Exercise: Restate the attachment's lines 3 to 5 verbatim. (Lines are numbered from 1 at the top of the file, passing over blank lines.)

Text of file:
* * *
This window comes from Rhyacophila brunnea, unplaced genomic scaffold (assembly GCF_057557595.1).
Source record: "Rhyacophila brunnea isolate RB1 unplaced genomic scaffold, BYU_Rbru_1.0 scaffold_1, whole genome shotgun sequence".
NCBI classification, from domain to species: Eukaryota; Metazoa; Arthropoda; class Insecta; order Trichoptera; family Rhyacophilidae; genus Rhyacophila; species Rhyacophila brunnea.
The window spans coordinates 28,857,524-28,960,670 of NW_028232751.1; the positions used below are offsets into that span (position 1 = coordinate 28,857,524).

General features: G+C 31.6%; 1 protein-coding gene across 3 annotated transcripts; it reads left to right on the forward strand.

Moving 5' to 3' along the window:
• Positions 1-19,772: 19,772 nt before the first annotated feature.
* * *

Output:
NCBI classification, from domain to species: Eukaryota; Metazoa; Arthropoda; class Insecta; order Trichoptera; family Rhyacophilidae; genus Rhyacophila; species Rhyacophila brunnea.
The window spans coordinates 28,857,524-28,960,670 of NW_028232751.1; the positions used below are offsets into that span (position 1 = coordinate 28,857,524).

General features: G+C 31.6%; 1 protein-coding gene across 3 annotated transcripts; it reads left to right on the forward strand.